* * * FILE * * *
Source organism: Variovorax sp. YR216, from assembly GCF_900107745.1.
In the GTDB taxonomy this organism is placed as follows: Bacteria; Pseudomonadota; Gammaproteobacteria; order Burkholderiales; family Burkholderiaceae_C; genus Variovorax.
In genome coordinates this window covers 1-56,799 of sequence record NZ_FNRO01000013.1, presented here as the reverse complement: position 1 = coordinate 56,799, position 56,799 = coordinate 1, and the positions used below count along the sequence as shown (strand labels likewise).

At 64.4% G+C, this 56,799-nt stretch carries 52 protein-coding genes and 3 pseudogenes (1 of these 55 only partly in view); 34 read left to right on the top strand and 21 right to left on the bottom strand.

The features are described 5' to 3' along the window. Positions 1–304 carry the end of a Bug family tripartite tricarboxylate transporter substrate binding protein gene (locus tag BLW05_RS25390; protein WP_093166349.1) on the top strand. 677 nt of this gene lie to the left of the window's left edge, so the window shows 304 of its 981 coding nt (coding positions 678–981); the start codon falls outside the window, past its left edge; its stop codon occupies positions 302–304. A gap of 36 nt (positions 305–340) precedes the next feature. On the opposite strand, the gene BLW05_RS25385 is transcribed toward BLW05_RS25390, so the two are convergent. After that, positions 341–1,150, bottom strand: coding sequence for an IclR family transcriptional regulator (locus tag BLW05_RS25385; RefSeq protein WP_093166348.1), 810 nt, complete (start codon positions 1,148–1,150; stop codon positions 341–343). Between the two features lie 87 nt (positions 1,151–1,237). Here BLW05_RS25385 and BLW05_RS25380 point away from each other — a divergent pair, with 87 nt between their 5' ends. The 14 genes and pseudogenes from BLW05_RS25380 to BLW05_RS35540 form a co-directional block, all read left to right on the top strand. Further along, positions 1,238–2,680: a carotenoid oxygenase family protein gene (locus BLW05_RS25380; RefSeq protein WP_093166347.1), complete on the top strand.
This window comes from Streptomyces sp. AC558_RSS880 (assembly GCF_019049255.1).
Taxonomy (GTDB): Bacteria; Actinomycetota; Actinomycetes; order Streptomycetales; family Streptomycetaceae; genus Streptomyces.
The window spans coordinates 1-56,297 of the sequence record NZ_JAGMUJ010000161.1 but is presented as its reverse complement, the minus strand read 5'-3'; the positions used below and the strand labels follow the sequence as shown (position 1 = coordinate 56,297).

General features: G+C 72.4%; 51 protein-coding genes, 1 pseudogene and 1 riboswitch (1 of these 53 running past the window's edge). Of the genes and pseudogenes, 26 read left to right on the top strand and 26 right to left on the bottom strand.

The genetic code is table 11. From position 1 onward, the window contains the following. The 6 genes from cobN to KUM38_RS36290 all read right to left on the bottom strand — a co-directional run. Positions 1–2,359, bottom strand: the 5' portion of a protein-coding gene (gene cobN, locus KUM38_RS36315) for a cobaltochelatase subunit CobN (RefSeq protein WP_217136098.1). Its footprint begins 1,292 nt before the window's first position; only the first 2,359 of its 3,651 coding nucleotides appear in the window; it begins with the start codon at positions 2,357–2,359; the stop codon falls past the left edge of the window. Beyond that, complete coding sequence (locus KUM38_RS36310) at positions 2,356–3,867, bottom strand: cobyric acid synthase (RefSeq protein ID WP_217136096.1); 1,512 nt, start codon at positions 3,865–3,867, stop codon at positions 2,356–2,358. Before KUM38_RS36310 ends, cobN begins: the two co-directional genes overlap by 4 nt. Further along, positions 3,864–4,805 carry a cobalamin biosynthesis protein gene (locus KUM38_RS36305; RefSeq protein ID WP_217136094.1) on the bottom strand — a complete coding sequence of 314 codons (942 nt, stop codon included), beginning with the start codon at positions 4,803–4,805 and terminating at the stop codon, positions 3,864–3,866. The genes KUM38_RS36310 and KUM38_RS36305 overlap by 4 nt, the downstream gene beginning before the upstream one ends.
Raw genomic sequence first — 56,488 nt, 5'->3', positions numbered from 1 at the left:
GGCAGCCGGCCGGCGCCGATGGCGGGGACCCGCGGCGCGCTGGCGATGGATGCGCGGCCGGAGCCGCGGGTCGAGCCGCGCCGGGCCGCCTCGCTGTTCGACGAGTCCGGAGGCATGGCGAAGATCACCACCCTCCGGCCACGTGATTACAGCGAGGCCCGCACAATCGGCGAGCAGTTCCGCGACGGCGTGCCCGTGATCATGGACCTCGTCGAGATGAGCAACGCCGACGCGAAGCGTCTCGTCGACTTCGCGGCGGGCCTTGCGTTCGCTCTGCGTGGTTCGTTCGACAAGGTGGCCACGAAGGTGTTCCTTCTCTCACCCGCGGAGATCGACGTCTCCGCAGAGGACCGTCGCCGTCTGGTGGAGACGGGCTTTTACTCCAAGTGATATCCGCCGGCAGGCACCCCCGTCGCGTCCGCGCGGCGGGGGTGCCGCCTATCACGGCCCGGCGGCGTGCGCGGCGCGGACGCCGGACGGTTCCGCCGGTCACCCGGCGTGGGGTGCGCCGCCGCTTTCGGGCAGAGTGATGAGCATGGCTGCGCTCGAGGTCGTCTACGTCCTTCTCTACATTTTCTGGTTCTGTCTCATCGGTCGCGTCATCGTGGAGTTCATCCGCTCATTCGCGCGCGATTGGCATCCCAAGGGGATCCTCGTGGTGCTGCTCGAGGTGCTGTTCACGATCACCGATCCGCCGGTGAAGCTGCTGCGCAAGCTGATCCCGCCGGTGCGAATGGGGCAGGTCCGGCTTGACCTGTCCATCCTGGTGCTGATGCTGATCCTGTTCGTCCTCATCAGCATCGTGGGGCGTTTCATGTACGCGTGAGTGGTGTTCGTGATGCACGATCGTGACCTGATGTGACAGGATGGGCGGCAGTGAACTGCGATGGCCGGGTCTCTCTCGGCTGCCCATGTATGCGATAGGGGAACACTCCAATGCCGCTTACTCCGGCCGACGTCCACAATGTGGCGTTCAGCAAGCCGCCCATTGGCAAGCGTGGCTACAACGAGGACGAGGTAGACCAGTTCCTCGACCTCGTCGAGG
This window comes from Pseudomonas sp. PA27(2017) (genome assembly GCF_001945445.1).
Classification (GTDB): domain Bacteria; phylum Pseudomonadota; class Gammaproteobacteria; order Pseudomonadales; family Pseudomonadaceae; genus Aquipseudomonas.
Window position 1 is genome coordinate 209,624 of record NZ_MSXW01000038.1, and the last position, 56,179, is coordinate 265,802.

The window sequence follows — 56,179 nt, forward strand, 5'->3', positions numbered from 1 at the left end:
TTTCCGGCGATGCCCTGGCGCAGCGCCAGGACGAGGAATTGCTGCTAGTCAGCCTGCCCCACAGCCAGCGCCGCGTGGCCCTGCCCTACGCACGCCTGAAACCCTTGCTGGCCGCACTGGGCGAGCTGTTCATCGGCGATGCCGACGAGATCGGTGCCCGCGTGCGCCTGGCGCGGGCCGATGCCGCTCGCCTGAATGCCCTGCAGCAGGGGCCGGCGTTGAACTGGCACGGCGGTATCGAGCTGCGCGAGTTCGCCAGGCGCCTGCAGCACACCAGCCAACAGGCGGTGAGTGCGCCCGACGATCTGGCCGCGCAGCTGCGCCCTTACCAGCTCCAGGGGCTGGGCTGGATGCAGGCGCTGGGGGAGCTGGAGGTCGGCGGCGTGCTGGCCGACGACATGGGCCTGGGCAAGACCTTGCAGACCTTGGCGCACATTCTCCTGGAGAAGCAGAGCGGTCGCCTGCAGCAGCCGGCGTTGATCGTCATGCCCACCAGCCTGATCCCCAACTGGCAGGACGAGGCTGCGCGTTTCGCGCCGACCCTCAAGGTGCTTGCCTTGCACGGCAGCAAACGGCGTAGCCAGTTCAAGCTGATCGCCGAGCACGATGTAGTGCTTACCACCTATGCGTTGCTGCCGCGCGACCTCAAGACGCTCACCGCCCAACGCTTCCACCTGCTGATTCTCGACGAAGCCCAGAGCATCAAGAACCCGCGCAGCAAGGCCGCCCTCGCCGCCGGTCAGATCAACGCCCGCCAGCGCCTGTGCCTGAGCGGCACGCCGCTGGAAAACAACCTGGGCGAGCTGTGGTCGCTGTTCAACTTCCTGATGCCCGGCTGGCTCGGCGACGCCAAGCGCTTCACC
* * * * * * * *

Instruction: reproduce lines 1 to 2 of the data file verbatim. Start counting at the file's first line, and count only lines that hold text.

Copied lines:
Source organism: Variovorax sp. YR216, from assembly GCF_900107745.1.
In the GTDB taxonomy this organism is placed as follows: Bacteria; Pseudomonadota; Gammaproteobacteria; order Burkholderiales; family Burkholderiaceae_C; genus Variovorax.